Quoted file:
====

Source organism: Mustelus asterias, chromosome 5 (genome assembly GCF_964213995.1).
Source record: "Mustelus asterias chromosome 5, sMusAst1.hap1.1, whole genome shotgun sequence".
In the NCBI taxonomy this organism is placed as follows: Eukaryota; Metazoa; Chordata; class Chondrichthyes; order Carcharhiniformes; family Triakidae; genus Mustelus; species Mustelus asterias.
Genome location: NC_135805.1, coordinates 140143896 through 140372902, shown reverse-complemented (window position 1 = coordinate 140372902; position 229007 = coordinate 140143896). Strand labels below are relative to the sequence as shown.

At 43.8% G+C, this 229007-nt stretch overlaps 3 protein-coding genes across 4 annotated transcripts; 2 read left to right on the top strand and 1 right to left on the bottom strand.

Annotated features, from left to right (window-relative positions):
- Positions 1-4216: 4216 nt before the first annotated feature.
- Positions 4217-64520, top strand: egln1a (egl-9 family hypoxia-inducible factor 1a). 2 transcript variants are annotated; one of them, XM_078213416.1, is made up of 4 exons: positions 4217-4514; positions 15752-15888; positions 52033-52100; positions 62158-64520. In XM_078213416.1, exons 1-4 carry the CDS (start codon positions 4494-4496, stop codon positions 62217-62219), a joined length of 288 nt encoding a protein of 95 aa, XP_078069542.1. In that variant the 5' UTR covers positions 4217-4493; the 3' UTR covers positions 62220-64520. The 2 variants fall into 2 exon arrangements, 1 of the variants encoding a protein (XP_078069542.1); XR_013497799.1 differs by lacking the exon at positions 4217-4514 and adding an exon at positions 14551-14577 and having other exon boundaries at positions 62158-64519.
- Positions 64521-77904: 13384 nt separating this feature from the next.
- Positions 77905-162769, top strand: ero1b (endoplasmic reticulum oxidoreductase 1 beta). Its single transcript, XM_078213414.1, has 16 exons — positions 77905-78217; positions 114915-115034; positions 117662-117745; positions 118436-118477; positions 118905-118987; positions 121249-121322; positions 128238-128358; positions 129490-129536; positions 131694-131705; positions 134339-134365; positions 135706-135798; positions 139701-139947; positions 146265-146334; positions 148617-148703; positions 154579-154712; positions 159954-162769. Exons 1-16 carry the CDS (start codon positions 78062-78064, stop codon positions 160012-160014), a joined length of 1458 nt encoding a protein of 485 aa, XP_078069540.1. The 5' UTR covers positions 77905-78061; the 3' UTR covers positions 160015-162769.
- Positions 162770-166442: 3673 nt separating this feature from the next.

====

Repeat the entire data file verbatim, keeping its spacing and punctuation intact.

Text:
Source organism: Mustelus asterias, chromosome 5 (genome assembly GCF_964213995.1).
Source record: "Mustelus asterias chromosome 5, sMusAst1.hap1.1, whole genome shotgun sequence".
In the NCBI taxonomy this organism is placed as follows: Eukaryota; Metazoa; Chordata; class Chondrichthyes; order Carcharhiniformes; family Triakidae; genus Mustelus; species Mustelus asterias.
Genome location: NC_135805.1, coordinates 140143896 through 140372902, shown reverse-complemented (window position 1 = coordinate 140372902; position 229007 = coordinate 140143896). Strand labels below are relative to the sequence as shown.

At 43.8% G+C, this 229007-nt stretch overlaps 3 protein-coding genes across 4 annotated transcripts; 2 read left to right on the top strand and 1 right to left on the bottom strand.

Annotated features, from left to right (window-relative positions):
- Positions 1-4216: 4216 nt before the first annotated feature.
- Positions 4217-64520, top strand: egln1a (egl-9 family hypoxia-inducible factor 1a). 2 transcript variants are annotated; one of them, XM_078213416.1, is made up of 4 exons: positions 4217-4514; positions 15752-15888; positions 52033-52100; positions 62158-64520. In XM_078213416.1, exons 1-4 carry the CDS (start codon positions 4494-4496, stop codon positions 62217-62219), a joined length of 288 nt encoding a protein of 95 aa, XP_078069542.1. In that variant the 5' UTR covers positions 4217-4493; the 3' UTR covers positions 62220-64520. The 2 variants fall into 2 exon arrangements, 1 of the variants encoding a protein (XP_078069542.1); XR_013497799.1 differs by lacking the exon at positions 4217-4514 and adding an exon at positions 14551-14577 and having other exon boundaries at positions 62158-64519.
- Positions 64521-77904: 13384 nt separating this feature from the next.
- Positions 77905-162769, top strand: ero1b (endoplasmic reticulum oxidoreductase 1 beta). Its single transcript, XM_078213414.1, has 16 exons — positions 77905-78217; positions 114915-115034; positions 117662-117745; positions 118436-118477; positions 118905-118987; positions 121249-121322; positions 128238-128358; positions 129490-129536; positions 131694-131705; positions 134339-134365; positions 135706-135798; positions 139701-139947; positions 146265-146334; positions 148617-148703; positions 154579-154712; positions 159954-162769. Exons 1-16 carry the CDS (start codon positions 78062-78064, stop codon positions 160012-160014), a joined length of 1458 nt encoding a protein of 485 aa, XP_078069540.1. The 5' UTR covers positions 77905-78061; the 3' UTR covers positions 160015-162769.
- Positions 162770-166442: 3673 nt separating this feature from the next.